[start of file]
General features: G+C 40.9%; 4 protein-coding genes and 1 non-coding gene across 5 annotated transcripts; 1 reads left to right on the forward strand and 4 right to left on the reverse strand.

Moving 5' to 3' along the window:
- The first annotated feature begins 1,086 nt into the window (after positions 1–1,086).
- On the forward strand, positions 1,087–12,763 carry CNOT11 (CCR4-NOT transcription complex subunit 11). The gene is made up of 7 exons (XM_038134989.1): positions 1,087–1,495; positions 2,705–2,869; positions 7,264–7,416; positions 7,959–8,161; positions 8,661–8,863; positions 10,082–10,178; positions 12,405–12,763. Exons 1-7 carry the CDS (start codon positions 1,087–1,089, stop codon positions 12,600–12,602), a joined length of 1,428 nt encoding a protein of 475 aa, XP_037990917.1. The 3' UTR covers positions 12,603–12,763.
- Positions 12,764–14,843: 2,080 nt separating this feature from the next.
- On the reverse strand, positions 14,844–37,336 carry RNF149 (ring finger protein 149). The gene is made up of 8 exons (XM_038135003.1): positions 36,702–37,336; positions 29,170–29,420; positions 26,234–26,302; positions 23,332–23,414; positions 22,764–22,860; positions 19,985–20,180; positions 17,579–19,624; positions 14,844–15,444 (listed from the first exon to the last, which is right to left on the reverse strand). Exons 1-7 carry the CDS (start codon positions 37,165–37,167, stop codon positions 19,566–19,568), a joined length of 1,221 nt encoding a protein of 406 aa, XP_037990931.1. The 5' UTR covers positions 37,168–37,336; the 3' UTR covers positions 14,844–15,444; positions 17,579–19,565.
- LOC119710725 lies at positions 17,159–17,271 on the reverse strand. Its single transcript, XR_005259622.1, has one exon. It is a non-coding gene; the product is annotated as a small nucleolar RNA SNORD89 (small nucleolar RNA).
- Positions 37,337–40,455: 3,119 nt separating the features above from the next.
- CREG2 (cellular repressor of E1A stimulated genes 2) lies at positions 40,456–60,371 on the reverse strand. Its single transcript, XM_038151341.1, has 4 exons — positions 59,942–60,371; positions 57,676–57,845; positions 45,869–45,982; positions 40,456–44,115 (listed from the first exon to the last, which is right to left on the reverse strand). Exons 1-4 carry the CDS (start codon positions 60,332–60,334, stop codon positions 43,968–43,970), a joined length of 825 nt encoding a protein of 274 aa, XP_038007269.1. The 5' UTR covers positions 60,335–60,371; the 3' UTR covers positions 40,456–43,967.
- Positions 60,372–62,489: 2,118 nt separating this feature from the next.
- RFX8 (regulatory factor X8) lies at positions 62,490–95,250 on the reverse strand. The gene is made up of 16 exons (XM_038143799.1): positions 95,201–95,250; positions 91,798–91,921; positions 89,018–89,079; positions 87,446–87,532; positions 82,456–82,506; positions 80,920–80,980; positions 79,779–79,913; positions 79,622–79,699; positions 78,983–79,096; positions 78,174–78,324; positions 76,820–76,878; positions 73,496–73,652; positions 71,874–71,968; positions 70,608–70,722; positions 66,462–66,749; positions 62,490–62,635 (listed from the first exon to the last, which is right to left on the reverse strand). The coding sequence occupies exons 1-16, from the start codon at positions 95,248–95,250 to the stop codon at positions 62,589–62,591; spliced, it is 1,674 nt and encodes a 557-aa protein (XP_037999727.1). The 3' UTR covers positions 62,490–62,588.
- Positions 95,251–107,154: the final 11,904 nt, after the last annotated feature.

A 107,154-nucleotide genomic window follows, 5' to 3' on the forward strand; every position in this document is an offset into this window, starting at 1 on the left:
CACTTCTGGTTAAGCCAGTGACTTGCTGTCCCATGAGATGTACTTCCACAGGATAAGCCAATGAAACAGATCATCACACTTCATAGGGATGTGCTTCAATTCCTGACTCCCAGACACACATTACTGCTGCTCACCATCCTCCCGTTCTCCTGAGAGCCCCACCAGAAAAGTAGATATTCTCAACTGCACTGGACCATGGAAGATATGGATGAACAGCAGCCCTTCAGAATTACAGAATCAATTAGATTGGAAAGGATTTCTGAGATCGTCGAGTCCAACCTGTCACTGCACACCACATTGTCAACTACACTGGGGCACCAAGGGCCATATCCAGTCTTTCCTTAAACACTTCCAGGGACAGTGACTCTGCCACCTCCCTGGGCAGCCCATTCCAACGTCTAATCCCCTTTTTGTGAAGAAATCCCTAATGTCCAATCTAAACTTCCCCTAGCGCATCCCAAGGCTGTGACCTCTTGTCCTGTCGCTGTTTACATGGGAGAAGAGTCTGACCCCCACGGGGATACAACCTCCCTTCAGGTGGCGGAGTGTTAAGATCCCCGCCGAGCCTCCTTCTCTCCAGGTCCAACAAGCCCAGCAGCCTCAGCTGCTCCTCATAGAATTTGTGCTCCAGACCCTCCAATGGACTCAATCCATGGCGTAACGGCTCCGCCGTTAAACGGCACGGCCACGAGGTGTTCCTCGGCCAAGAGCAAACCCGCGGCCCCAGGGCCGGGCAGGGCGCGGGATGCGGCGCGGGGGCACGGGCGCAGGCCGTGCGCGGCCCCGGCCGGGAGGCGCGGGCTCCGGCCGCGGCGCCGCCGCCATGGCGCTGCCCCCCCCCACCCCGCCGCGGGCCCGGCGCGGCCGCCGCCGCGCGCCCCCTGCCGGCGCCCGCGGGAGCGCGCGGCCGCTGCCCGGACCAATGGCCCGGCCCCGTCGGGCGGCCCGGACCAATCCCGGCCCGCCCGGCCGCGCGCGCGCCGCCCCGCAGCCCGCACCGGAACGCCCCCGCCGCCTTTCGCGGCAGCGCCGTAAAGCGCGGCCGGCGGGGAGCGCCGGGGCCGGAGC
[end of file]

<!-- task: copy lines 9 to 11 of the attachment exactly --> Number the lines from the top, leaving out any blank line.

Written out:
- CREG2 (cellular repressor of E1A stimulated genes 2) lies at positions 40,456–60,371 on the reverse strand. Its single transcript, XM_038151341.1, has 4 exons — positions 59,942–60,371; positions 57,676–57,845; positions 45,869–45,982; positions 40,456–44,115 (listed from the first exon to the last, which is right to left on the reverse strand). Exons 1-4 carry the CDS (start codon positions 60,332–60,334, stop codon positions 43,968–43,970), a joined length of 825 nt encoding a protein of 274 aa, XP_038007269.1. The 5' UTR covers positions 60,335–60,371; the 3' UTR covers positions 40,456–43,967.
- Positions 60,372–62,489: 2,118 nt separating this feature from the next.
- RFX8 (regulatory factor X8) lies at positions 62,490–95,250 on the reverse strand. The gene is made up of 16 exons (XM_038143799.1): positions 95,201–95,250; positions 91,798–91,921; positions 89,018–89,079; positions 87,446–87,532; positions 82,456–82,506; positions 80,920–80,980; positions 79,779–79,913; positions 79,622–79,699; positions 78,983–79,096; positions 78,174–78,324; positions 76,820–76,878; positions 73,496–73,652; positions 71,874–71,968; positions 70,608–70,722; positions 66,462–66,749; positions 62,490–62,635 (listed from the first exon to the last, which is right to left on the reverse strand). The coding sequence occupies exons 1-16, from the start codon at positions 95,248–95,250 to the stop codon at positions 62,589–62,591; spliced, it is 1,674 nt and encodes a 557-aa protein (XP_037999727.1). The 3' UTR covers positions 62,490–62,588.